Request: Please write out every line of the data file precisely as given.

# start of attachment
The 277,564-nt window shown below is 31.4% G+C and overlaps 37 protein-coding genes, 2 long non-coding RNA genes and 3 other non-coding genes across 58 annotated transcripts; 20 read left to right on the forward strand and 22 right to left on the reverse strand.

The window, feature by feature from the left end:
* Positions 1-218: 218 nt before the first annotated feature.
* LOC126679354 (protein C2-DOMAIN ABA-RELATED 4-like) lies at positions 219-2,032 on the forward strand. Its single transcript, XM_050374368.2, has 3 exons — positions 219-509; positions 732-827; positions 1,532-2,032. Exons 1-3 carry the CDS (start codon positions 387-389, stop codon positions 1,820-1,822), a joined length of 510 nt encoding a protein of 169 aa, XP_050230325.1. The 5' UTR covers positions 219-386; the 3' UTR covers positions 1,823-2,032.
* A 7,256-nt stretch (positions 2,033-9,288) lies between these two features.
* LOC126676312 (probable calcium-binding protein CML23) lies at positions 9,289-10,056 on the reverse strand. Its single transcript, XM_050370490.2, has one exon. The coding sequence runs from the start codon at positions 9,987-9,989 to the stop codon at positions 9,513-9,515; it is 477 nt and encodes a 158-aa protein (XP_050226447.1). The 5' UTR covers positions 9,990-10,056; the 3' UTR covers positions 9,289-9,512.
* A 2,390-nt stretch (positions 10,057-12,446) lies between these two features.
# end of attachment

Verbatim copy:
The 277,564-nt window shown below is 31.4% G+C and overlaps 37 protein-coding genes, 2 long non-coding RNA genes and 3 other non-coding genes across 58 annotated transcripts; 20 read left to right on the forward strand and 22 right to left on the reverse strand.

The window, feature by feature from the left end:
* Positions 1-218: 218 nt before the first annotated feature.
* LOC126679354 (protein C2-DOMAIN ABA-RELATED 4-like) lies at positions 219-2,032 on the forward strand. Its single transcript, XM_050374368.2, has 3 exons — positions 219-509; positions 732-827; positions 1,532-2,032. Exons 1-3 carry the CDS (start codon positions 387-389, stop codon positions 1,820-1,822), a joined length of 510 nt encoding a protein of 169 aa, XP_050230325.1. The 5' UTR covers positions 219-386; the 3' UTR covers positions 1,823-2,032.
* A 7,256-nt stretch (positions 2,033-9,288) lies between these two features.
* LOC126676312 (probable calcium-binding protein CML23) lies at positions 9,289-10,056 on the reverse strand. Its single transcript, XM_050370490.2, has one exon. The coding sequence runs from the start codon at positions 9,987-9,989 to the stop codon at positions 9,513-9,515; it is 477 nt and encodes a 158-aa protein (XP_050226447.1). The 5' UTR covers positions 9,990-10,056; the 3' UTR covers positions 9,289-9,512.
* A 2,390-nt stretch (positions 10,057-12,446) lies between these two features.